Memorial Day – and it looks as if it will be as beautiful a day as yesterday, which must go down in the annals as one of the fairest days since Time began. I was thinking that this is a perfect time of year to remember the young men – boys, almost – who have died for the Nation. The year is poised for Summer, everything is green with that freshness that fades in Summer’s heat, and all about birds are nesting, fields are being plowed and planted and everything speaks of possibility and promise; it is at exactly the point were these men were, just ready to begin their adult lives and their families, filled with the sense of perhaps. And it turned out that their harvest came early, although it was no less of a bounty to their fellow countrymen for that; each of them saved for the rest of us our way of life, which is at least as much as they could have done during lives spent in the farms, factories and offices of the land. But it is not what they hoped or planned, and thousands upon thousands of fatherless children and bereft parents and spouses too paid a heavy price. And we must remember, too, the thousands who did not die but who were condemned to lives with minds and bodies damaged. We see many tales of amazing vets who have risen above the loss of limbs to achieve great things, but so many were unable to do so, and these guys (and, increasingly, women) have pretty much given everything they had, too.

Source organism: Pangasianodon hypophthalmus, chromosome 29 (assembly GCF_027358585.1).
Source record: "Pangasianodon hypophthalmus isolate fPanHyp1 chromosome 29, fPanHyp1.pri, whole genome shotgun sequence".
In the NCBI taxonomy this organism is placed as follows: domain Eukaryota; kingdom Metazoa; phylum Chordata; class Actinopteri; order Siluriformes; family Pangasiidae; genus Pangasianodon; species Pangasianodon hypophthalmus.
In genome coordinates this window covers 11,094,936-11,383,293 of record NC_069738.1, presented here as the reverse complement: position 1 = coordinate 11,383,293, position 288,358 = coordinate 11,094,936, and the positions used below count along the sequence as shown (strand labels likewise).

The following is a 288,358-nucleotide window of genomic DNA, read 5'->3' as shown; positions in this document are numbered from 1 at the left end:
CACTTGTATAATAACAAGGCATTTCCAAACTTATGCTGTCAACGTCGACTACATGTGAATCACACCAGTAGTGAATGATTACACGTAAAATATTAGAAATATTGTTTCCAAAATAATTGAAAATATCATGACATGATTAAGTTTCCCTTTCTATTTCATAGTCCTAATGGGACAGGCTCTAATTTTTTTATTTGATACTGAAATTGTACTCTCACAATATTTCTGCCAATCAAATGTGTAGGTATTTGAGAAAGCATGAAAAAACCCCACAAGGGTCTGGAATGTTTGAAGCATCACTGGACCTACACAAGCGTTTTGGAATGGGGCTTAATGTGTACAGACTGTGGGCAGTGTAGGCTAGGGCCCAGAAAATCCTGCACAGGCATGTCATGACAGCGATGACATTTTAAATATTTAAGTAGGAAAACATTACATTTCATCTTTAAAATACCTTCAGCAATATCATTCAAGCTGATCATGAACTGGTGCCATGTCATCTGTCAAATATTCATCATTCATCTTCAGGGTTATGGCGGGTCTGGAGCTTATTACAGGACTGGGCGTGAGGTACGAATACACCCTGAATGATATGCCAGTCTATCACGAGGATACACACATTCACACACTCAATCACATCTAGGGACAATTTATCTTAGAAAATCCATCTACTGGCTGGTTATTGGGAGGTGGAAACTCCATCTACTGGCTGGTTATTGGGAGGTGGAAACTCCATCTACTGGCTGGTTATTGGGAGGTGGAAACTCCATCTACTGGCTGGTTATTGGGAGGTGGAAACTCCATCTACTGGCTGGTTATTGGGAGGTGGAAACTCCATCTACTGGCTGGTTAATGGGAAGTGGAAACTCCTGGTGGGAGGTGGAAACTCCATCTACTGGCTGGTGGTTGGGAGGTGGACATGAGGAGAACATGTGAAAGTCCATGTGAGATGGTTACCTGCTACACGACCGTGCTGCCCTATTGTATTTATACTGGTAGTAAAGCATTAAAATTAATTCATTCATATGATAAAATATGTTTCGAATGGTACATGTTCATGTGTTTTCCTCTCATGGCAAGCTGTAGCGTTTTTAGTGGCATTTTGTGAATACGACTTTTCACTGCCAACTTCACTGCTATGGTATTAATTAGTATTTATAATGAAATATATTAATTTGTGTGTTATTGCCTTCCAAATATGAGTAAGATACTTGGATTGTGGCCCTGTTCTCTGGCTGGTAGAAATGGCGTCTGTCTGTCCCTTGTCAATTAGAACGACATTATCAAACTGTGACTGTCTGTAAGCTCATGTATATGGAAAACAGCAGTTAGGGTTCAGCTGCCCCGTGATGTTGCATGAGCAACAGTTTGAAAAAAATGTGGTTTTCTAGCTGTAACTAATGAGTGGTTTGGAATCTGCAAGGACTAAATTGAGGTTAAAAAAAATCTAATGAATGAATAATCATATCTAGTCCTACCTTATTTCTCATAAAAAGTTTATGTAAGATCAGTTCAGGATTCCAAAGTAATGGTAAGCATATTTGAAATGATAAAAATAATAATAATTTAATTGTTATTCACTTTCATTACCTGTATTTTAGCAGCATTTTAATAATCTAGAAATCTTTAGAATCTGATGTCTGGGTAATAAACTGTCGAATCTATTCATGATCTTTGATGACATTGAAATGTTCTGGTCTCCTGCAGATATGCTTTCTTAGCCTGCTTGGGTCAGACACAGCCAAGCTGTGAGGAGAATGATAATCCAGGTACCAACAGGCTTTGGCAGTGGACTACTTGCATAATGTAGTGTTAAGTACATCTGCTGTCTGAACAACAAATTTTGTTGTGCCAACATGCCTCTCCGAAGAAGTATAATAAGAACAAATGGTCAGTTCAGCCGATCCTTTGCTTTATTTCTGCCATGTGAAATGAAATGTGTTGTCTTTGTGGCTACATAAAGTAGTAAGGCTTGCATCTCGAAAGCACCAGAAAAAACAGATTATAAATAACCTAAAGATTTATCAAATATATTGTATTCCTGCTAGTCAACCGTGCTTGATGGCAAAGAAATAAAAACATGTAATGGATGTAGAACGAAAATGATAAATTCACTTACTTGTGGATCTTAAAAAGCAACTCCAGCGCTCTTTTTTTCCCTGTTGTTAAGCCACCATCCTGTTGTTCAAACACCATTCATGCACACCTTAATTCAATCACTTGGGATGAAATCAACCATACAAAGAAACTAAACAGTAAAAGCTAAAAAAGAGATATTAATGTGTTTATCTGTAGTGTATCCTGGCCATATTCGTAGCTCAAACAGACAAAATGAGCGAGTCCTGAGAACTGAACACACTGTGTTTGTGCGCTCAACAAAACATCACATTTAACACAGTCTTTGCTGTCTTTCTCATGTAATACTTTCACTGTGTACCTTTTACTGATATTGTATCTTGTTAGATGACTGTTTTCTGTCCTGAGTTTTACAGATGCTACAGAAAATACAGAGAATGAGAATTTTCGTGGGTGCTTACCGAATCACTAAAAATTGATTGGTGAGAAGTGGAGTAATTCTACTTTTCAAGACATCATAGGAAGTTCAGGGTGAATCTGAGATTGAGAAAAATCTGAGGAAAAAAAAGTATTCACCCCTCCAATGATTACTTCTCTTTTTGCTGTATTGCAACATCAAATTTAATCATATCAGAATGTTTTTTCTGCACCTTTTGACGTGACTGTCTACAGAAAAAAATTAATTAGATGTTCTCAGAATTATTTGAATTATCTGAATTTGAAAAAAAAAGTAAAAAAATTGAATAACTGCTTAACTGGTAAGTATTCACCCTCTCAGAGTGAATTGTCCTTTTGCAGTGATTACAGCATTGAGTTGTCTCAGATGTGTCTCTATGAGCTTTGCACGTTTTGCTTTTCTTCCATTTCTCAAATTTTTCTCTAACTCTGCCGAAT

I said last week that my cousin Warren would visit me, fresh from his stint in Iraq, and so he did with his extremely cool wife whom I had not previously met. Marlena is German; although one of her parents was American, she was raised in Germany, but were you to meet her, you would never guess that she wasn’t raised just down the road. In fact she joined the American Air force where, I gather, she and Warren met although I didn’t think to ask for particulars. As usual when there are ears within the vicinity, I did at least 75% of the talking. We spent the day together, and both of them are so full of excitement at the life they are launched upon that they couldn’t help but bring a dim spark of hope into my life, too. First, Warren’s best friend is a writer who has already published two books. I had sent Warren copies of my early blogs on MySpace during his tour of duty; he told me he would lie in his bunk laughing out loud. I’ll have to go back and re-read them; I don’t recall what was funny about my tales of being in jail or in the nut house, but so it was,. Anyway, he said if I could get my writing together in some form, he’d talk to his friend who has an agent and well, you know. In addition, Warren and Marlena are both out of the service and said that people always talk about taking a year off to travel and they decided they could afford to actually do it, and that is what they are doing right now. As soon as they got sprung from the service, they launched this project with a tour of Asia, during which they both fell in love with Bali. Warren said it felt like home to him. So they are returning there in January and they’d like me to join them if I could.